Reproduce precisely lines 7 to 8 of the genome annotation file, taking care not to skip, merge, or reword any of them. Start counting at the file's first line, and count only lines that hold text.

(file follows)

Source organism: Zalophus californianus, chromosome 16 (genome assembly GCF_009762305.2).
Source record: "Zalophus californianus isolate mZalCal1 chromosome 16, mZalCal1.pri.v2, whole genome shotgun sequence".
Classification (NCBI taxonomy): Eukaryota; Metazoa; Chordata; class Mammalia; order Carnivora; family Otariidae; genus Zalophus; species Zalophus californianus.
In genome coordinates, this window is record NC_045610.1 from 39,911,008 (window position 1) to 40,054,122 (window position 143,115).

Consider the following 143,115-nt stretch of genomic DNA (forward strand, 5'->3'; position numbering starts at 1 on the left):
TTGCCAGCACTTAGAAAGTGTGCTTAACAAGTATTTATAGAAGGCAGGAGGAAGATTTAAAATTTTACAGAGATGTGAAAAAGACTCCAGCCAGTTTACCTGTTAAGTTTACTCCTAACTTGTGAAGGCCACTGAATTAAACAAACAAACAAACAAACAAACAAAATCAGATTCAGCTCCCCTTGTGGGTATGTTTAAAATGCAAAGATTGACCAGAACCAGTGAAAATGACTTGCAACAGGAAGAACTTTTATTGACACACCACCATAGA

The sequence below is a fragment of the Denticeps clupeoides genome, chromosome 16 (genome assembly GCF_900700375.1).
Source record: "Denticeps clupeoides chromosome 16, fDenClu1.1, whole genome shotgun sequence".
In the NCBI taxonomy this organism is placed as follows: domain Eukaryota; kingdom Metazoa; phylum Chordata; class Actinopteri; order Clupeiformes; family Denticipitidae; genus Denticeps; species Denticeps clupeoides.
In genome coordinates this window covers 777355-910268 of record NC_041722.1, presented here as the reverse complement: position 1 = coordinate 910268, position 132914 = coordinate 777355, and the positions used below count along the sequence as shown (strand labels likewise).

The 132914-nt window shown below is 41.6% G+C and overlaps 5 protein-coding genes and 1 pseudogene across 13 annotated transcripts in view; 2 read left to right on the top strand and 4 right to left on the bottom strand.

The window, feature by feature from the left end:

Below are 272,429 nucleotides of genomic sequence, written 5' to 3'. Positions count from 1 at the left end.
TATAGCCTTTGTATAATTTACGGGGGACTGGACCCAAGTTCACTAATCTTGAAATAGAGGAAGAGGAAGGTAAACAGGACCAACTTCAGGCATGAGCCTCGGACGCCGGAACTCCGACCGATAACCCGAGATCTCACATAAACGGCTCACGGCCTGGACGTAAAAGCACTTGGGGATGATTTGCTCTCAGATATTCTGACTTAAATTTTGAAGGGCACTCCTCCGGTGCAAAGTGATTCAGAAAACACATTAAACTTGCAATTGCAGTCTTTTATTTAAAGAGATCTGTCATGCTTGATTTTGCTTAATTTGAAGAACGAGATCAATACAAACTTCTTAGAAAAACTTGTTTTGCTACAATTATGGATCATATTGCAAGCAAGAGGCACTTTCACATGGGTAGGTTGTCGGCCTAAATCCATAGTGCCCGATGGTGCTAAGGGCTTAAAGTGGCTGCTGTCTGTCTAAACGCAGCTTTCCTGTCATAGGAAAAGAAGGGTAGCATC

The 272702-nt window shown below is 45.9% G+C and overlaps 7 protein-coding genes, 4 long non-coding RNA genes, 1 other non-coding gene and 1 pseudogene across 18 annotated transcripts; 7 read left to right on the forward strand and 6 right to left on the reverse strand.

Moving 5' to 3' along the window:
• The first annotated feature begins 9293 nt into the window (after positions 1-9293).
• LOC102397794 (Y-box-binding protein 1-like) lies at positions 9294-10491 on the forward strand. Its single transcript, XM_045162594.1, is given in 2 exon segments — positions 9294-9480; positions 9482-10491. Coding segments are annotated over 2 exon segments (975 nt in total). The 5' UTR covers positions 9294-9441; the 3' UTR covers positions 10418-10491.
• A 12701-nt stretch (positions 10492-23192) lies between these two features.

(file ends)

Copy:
The sequence below is a fragment of the Denticeps clupeoides genome, chromosome 16 (genome assembly GCF_900700375.1).
Source record: "Denticeps clupeoides chromosome 16, fDenClu1.1, whole genome shotgun sequence".